Wednesday, 22 May 2013

How RRA uncovered Rwf5 billion tax fraud


Some businessmen clear goods on behalf of other companies, which leads to tax evasion.
Rwanda Revenue Authority (RRA)  has said it cracked down a notorious ring of tax evaders involved in untaxed transactions amounting to over Rwf5 billion within a period of 15 months.

The tax body  carried out investigations and in March, three tracks with 280 tonnes of sugar belonging to a ghost company created for the purpose of tax evasion were impounded by the tax body while on their way to Kigali from Kampala.

The development later took a twist when the supposed owners of the goods did not turn up to claim their impounded goods but instead, different people who were never recorded as tax payers showed up to claim the goods.

The situation, where a business is registered in different names instead of its legitimate owners, according to RRA, is a well-known way through which tax fraud is done by importers of goods particularly, sugar, cement and rice.
Three people, including prominent importers, Laurent ‘Butera’ Sindayigaya and Yves Mugiraneza were later arrested and prosecuted; however, they were released on bail, which gave them ample time to interfere with investigations, according to RRA.

After futile attempts to get hold of their goods and avoid the long arm of the law, the suspects allegedly claimed that they were physically tortured by the RRA commissioner general, Ben Kagarama himself.

Both Mugiraneza and Sindayigaya were not available for comment by press time.

But this is just the tip of the iceberg, according to the tax body, as more tax evaders are believed to be out there conducting business as usual, cheating the economy and making surmountable amounts of money through tax evasion.

In other cases last year, RRA statistics show that a tax fraud transaction involving Rwf65.2 million was carried out by a prominent hotel in town, which did not issue out receipts for its services for a period of 12 months. In another case, an importer who conducted transactions amounting to Rwf1.4 million in a period of four months without paying taxes was arrested by tax authorities.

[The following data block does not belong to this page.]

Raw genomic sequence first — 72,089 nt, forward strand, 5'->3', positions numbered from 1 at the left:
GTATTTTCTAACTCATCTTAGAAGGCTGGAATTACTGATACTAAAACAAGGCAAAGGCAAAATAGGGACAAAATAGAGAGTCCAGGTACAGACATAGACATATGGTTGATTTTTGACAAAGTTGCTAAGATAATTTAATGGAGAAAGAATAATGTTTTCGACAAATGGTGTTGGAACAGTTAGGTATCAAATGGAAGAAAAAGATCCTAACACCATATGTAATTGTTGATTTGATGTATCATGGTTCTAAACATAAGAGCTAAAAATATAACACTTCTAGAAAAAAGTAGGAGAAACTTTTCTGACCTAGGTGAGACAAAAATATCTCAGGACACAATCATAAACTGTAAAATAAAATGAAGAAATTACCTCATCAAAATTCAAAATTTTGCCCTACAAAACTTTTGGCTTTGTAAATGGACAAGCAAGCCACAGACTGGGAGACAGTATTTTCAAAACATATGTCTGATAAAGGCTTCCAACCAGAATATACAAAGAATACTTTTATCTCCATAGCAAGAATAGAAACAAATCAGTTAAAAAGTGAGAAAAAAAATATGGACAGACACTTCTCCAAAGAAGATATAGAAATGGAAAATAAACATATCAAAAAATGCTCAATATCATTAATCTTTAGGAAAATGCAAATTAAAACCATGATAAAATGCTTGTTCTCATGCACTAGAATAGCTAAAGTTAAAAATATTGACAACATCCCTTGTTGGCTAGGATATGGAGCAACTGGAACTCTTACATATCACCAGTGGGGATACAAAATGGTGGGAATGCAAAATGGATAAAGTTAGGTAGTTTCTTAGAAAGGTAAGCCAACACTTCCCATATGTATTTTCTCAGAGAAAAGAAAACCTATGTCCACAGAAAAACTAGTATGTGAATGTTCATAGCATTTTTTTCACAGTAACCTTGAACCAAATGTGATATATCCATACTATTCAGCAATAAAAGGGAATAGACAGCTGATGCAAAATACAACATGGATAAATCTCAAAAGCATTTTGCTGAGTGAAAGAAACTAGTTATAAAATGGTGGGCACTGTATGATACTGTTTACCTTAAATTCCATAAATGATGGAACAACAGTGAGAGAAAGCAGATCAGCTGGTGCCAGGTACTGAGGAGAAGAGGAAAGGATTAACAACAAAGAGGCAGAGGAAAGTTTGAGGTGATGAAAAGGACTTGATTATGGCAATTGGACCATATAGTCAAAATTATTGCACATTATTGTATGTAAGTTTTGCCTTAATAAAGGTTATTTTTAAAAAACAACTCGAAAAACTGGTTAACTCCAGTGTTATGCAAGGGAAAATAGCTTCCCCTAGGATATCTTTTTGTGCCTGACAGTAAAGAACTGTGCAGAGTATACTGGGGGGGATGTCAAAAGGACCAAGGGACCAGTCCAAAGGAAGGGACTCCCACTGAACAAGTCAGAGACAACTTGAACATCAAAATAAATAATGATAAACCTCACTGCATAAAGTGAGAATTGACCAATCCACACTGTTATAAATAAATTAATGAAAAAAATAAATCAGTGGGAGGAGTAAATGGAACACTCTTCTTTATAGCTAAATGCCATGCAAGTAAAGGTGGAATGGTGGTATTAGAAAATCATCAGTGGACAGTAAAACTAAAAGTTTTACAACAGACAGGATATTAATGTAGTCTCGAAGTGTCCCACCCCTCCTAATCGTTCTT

In an interview with Commissioner General Kagarama, The New Times uncovered the challenges the tax body faces, the drama involved when unsuspecting fraudsters are caught red-handed, as well as the stealth methods they use to sell smuggled goods without the detection of tax authorities.
TNT: Please expound on the extent of tax fraud and how it manages to go undetected.

Kagarama: Tax fraud is historical. It has gone on for a long time and it is not a new phenomenon. At least for the time I have been in this organisation I have known about it. But again it is a very difficult practice to predict or identify.

The practice is such that you have individuals who design a process of tax evasion and open a special purpose company and buy vehicles for the purpose of tax fraud. Business registration in Rwanda is so easy. One can get a certificate of registration within hours,  which is a very good initiative that the country introduced. But then, some bad elements have taken advantage of this; they register and operate a company, and then upon believing that they have accumulated tax liability, they de-register or abandon that company before we can audit it.

The people who normally are behind this do not appear in the registration process; the registration is done by someone different from the real owners. The reason for this is that all companies at some stage have tax liabilities and are eligible for our audits. So what tax evaders do is; they register the company in different names so that we might not be able to trace them. They then run the business, but when it has accumulated taxable value on its bank account or on its TIN number in customs, they abandon it.